As the summer of 2020 stretches on, the Labor Department reports that July’s 2.9 million permanent job losses is less than expected. Economists were afraid that the permanent job loss spike would be higher than what it was. The longer people sustained short term COVID-19 related layoffs from the spring, the greater the risk of those layoffs turning into actual job losses. Now what we’re seeing is more and more industries impacted – like a domino effect. But because the defense industry’s customer is the federal government, right now, the work continues. In fact, the Health, Economic Assistance, Liability Protection and Schools (HEALS) Act could potentially deliver $29.4 million to the DoD in order to cover payments made to contractors to cover sick and paid leave, defense industrial bases, Defense Production Act purchases, and operational impacts due to COVID-19. An interconnected economy needs to be supported in each industry.
Layoffs Impacting the Defense Industry
|Boeing||According to Boeing executives and documentation, COVID-19 is beginning to impact other company projects. Boeing stated that they will lose $151 million on the KC-46 tanker, adding up to a total loss of $4 billion on the project. With COVID-19 and airline reductions, factory closures and project pauses continue to take a toll.|
|Dell Technologies||While the number of employee layoffs is unspecified, Dell Technologies has noted that it is not due to COVID-19. They explain that their move is a proactive measure to be ready for more COVID-19 uncertainties. With reorganizations and budget realignments, Dell considers layoffs and freezing pay raises and benefit contributions to help course correct going forward.|
|ScanSource||With revenue down about 20% year over year, the organization will look to a $30 million cut in expenses to stave off future complications. However, ScanSource touts its purchase of Intelysis four years ago as a worthy investment with their numbers up 15%.
“Based on COVID-19 impacting our business since March, we spent a lot of time figuring out where [the decline in business] was going to impact us the most,” Mike Baur, chairman and CEO of ScanSource. “We’ve been talking about the decline in premises-based communications for a while. So it was easy to say we had to reduce our investment there. But at the same time, we continue to invest heavily in our Intelisys business.”
Of course, while businesses fight to stay solvent and keep people employed with funding from the HEALS Act, cyber attackers remain watchful and ready to take advantage. Since April 2020, U.S. defense and aerospace contractors were targeted with a series of phishing attacks by North Korea’s Hidden Cobra. It’s clear that there’s never a good time to relax on cybersecurity. It’s a never-ending improvement process. As we get better in our responses, hackers also continue to improve and change tactics.
Hiring impacting the Defense Industry
|Northrop||With $5.9 billion in classified space deals, Northrop Grumman continues to set itself up in the remaining quarters with their defense contracts. “It is quite significant,” CEO Kathy Warden said. “I can’t provide any color on what it is, but suffice it to say, this is a long-term program as a result of the size of the effort.”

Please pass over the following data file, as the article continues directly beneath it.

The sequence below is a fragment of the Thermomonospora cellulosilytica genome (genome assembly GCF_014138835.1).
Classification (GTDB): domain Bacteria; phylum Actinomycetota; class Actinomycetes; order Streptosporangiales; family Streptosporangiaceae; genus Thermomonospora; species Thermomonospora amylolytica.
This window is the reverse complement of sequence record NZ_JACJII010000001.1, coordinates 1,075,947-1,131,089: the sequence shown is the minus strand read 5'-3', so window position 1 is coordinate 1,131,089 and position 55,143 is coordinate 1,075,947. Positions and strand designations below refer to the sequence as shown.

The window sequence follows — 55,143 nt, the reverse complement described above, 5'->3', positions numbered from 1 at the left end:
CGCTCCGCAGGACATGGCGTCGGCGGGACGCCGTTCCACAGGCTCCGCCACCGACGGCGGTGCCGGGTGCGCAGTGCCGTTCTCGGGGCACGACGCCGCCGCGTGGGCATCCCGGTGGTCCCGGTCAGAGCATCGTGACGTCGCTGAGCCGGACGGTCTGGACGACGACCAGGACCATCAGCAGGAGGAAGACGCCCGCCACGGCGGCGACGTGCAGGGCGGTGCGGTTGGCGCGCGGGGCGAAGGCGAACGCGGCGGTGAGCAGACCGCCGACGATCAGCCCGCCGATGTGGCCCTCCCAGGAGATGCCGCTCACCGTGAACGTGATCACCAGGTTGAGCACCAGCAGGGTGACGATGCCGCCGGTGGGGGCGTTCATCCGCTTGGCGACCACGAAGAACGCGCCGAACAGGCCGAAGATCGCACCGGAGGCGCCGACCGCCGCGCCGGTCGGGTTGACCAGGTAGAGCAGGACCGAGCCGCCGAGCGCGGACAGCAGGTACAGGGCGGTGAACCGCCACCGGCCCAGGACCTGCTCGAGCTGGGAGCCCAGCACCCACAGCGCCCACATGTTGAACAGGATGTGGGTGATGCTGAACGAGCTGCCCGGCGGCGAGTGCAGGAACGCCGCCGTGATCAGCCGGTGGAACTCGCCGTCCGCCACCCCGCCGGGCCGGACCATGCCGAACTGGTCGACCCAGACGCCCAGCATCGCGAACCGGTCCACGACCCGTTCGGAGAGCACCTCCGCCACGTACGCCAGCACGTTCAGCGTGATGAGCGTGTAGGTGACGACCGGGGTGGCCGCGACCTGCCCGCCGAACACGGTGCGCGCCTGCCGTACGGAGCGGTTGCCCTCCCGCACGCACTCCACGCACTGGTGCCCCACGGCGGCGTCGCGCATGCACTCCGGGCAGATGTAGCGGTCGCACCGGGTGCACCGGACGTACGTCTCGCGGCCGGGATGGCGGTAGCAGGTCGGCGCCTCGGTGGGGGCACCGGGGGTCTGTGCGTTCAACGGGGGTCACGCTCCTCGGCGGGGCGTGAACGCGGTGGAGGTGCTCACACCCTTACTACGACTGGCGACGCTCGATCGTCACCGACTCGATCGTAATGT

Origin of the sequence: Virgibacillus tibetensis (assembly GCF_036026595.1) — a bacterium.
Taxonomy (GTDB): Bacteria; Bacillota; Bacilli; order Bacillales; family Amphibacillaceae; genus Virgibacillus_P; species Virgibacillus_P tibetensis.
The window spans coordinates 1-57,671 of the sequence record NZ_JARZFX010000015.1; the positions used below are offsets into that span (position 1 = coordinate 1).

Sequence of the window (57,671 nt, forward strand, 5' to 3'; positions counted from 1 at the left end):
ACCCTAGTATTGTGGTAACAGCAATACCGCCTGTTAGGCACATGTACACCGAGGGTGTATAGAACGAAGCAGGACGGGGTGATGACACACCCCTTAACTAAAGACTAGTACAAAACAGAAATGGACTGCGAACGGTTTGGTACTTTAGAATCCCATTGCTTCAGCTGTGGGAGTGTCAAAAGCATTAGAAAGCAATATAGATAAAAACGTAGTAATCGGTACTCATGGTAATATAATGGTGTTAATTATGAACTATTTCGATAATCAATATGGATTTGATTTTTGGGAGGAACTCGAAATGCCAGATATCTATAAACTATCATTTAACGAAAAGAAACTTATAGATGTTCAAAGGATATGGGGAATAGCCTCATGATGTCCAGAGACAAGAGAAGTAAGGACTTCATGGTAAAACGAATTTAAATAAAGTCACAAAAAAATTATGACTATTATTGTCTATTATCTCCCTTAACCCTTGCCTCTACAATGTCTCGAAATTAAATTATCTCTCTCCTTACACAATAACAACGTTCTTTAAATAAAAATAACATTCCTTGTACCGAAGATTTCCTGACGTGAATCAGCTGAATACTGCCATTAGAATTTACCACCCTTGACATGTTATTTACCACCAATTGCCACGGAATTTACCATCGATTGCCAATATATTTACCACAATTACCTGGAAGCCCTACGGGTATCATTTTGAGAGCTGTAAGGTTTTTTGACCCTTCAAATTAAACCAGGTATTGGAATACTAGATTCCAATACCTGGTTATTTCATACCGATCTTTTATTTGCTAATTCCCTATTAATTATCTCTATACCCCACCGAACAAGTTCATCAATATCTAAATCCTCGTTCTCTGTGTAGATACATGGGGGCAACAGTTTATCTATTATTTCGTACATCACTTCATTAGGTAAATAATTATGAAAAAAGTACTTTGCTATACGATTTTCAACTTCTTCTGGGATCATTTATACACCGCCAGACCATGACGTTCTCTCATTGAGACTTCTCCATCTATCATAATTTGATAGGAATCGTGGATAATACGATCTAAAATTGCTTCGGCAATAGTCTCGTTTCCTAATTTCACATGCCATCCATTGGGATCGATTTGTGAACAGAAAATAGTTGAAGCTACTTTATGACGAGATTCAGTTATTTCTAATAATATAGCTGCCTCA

Northrop’s Utah location aims to fill more than 600 positions at its missile defense development facility. “We’re on track to actually add a lot more over the next few months, and that trend is expected to continue over the next few years,” Katie Qian, director of Air Force programs at Northrop Grumman said. “Being a technical company, we are looking for lots of engineers, but on top of that, just all sorts of positions. Everything from entry level technicians and engineers to experienced managers to contracts and finance, administration — all kinds of positions as part of the immense growth that we’re experiencing right now.”
Qian also noted operations with NASA’s Space Launch system ramping up in other areas. With their work considered essential, Northrop continues to operate with an eye towards balancing employee safety and mission achievement.
Opportunity to Watch
As the Pentagon looks to grow its cyber operations force, some are concerned that the DoD won’t be able to attract and retain the talent it needs. Cyber teams without any players on them are somewhat useless.
“If you don’t have the access to military targets, adding more cyber units [isn’t] going to accomplish much,” Sen. Joe Manchin, D-W.Va., said during an Aug. 4 hearing with members of the Cyberspace Solarium Commission at the Senate Armed Services Subcommittee on Cybersecurity.
“Our sense of United States Cyber Command is they’ve done a great job within the authorities that they have of recruiting, training and developing for careers the people necessary to do the work that they do,” responded Chris Inglis, a commission member and a former deputy director of the National Security Agency.
Gen. Paul Nakasone, the head of Cyber Command says that while we can get personnel in and trained, the issue is retaining the best in the industry. Lawmakers have sought to support Cyber Command’s retention efforts. They are planning to give Cyber Command the same hiring authority ad Defense Advanced Research Projects Agency (DARPA) and some others, allowing them to give technical talent more competitive pay.
“First of all, it begins with the mission. If you like to work hard problems, if you like to be in the middle of ensuring the defense of our nation, if you like to work with incredible people and superb technology, being in a place like Cyber Command and NSA is critical,” Nakasone said. “But we’ve also been the beneficiaries of a number of different initiatives both by Congress and by our services to make sure that we have a significant amount of enumeration for those forces.”